Evidence for Benefits of Real-World Studies
The panelists looked to the phase 3 FLAURA trial (NCT02296125) of osimertinib (Tagrisso) vs first- or second-generation EGFR inhibitors for frontline EGFR-mutant NSCLC that was published in the New England Journal of Medicine2 and for which octogenarians were excluded from participating. This group of patients were evaluated in the real-world OCTOMUT study that same year to assess efficacy and treatment tolerance of first- and second-generation EGFR tyrosine kinase inhibitors (TKIs).3
Bazhenova explained that this is an example of how a real-world study could certainly supplement a randomized clinical trial. “Elderly patients are not included in a clinical trial frequently, so having real-world evidence here is very helpful because it describes to you how the people with advanced age, or octogenarians, do with the same medications that were tested in a clinical trial.”
Real-world data can be useful in determining effectiveness in other subgroups, as Albrecht explains. “[For] common mutations and patients with poor performance status, real-world evidence has helped me in making decisions for those specific groups not included in the randomized clinical trials,” he said.
In another example, Albrecht compared randomized evidence of afatinib (Gilotrif) efficacy for patients with EGFR mutation–positive lung adenocarcinoma—which was assessed in the phase 3 LUX-Lung 3 (NCT00949650) and LUX-Lung 6 (NCT01121393) trial4—with a real-world study. The RealGiDo real-world study showed that toxicities did not increase among patients by subgroup and treatment remained effective with TKI dose reductions.5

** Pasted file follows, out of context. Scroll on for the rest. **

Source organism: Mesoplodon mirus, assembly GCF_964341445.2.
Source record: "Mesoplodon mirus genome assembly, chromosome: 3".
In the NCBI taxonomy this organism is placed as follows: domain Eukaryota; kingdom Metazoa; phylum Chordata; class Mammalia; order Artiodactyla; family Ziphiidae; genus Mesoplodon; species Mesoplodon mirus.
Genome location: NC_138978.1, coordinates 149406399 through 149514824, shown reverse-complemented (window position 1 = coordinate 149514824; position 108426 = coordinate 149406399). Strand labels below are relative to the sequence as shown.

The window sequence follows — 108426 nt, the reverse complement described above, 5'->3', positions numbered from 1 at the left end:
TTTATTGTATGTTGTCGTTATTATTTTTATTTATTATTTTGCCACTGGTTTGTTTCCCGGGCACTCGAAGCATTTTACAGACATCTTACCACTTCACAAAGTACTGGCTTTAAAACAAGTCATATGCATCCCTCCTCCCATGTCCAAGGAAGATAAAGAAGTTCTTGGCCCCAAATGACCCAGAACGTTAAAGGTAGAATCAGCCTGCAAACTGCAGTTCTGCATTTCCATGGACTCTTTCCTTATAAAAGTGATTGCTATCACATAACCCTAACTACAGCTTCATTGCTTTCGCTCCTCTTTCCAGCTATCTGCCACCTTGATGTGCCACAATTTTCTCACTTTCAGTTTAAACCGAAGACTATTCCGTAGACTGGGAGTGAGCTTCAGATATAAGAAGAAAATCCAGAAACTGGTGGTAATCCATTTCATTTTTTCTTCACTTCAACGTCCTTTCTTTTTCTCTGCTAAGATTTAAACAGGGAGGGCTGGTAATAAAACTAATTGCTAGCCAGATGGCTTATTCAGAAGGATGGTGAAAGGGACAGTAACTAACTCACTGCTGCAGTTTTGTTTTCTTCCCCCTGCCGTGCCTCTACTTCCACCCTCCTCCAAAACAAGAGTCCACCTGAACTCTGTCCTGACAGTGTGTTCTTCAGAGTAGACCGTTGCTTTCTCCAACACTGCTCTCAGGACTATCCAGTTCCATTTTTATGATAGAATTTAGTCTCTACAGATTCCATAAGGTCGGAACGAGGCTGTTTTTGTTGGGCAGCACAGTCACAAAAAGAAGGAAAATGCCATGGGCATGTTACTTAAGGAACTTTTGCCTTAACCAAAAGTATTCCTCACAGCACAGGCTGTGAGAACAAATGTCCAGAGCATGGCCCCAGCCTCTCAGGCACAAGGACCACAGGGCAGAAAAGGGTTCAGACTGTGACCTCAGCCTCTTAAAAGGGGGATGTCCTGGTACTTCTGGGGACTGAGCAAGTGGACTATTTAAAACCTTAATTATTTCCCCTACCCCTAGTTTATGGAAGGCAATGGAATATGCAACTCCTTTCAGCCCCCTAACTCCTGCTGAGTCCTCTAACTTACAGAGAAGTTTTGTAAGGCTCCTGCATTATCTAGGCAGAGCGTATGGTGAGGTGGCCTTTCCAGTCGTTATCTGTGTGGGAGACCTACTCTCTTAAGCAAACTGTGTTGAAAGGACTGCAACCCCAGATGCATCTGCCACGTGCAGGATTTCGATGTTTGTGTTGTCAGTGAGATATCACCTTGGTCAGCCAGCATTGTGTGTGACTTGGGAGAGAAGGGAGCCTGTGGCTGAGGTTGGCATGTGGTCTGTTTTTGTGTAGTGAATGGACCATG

“In this way, we know when we encounter these types of patients that we can feel reassured. We can be assured that with this type of information, we know that we can treat those patients in our clinic. This is an example whereby with this real-world evidence, you can actually have a TKI and know that that patient may benefit from it,” Albrecht explained.
Future of Real-World Studies
“Real-world evidence will provide complimentary data to these randomized clinical trials in real-world events, meaning that will include all those patients who were not incorporated into the randomized clinical trial,” Albrecht explained.
Although real-world studies have their benefits, there are limitations that also exist. Specifically, electronic data can be inconsistently collected in real-world studies, potentially reducing clinical validity.1
“Many times, we don’t know where exactly to put the information. But as long as we do a good collection of information from those electronical medical records, that is probably the best source we’re going to have because we can see what happened with real patients with many characteristics. We can group these patients prospectively and reach conclusions and interpretations from this data.”
There also exists the potential for randomized clinical trials and real-world studies to generate disputing results, making direct comparisons between each difficult.
“Based on the search you do, and the experience you have, you’re going to put everything together and make a decision,” Albrecht explained. “Both [randomized clinical trials and real-world studies] give you good, complementary information, and that will give you more and more information for those patients that were not incorporated in randomized clinical trials. Those real-world observational prospective studies are here to stay.”